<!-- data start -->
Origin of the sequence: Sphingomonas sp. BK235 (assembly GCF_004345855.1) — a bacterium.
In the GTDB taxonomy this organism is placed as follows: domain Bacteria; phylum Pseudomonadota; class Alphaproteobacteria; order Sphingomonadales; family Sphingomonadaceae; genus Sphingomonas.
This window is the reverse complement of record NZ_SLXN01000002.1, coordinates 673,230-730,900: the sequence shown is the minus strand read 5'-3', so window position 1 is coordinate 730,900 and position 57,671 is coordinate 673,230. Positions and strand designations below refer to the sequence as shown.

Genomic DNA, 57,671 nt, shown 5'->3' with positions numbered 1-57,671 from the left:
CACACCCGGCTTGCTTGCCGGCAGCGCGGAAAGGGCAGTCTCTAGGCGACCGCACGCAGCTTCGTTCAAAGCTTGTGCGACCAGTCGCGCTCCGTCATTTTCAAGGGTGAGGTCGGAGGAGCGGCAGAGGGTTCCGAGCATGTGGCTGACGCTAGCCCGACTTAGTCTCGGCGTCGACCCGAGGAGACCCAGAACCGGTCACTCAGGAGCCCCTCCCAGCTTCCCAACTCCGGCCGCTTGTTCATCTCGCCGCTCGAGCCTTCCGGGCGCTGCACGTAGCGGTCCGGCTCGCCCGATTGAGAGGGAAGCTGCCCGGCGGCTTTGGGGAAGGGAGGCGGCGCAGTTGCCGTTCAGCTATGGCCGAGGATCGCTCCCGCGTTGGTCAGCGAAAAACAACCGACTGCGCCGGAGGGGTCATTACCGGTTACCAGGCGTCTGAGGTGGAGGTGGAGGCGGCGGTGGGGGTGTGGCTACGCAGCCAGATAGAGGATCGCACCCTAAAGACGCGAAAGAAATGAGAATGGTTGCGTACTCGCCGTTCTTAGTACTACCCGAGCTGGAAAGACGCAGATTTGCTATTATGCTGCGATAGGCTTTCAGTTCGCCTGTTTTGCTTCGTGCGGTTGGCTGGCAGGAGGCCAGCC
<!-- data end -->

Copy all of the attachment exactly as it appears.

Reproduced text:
Origin of the sequence: Sphingomonas sp. BK235 (assembly GCF_004345855.1) — a bacterium.
In the GTDB taxonomy this organism is placed as follows: domain Bacteria; phylum Pseudomonadota; class Alphaproteobacteria; order Sphingomonadales; family Sphingomonadaceae; genus Sphingomonas.
This window is the reverse complement of record NZ_SLXN01000002.1, coordinates 673,230-730,900: the sequence shown is the minus strand read 5'-3', so window position 1 is coordinate 730,900 and position 57,671 is coordinate 673,230. Positions and strand designations below refer to the sequence as shown.

Genomic DNA, 57,671 nt, shown 5'->3' with positions numbered 1-57,671 from the left:
CACACCCGGCTTGCTTGCCGGCAGCGCGGAAAGGGCAGTCTCTAGGCGACCGCACGCAGCTTCGTTCAAAGCTTGTGCGACCAGTCGCGCTCCGTCATTTTCAAGGGTGAGGTCGGAGGAGCGGCAGAGGGTTCCGAGCATGTGGCTGACGCTAGCCCGACTTAGTCTCGGCGTCGACCCGAGGAGACCCAGAACCGGTCACTCAGGAGCCCCTCCCAGCTTCCCAACTCCGGCCGCTTGTTCATCTCGCCGCTCGAGCCTTCCGGGCGCTGCACGTAGCGGTCCGGCTCGCCCGATTGAGAGGGAAGCTGCCCGGCGGCTTTGGGGAAGGGAGGCGGCGCAGTTGCCGTTCAGCTATGGCCGAGGATCGCTCCCGCGTTGGTCAGCGAAAAACAACCGACTGCGCCGGAGGGGTCATTACCGGTTACCAGGCGTCTGAGGTGGAGGTGGAGGCGGCGGTGGGGGTGTGGCTACGCAGCCAGATAGAGGATCGCACCCTAAAGACGCGAAAGAAATGAGAATGGTTGCGTACTCGCCGTTCTTAGTACTACCCGAGCTGGAAAGACGCAGATTTGCTATTATGCTGCGATAGGCTTTCAGTTCGCCTGTTTTGCTTCGTGCGGTTGGCTGGCAGGAGGCCAGCC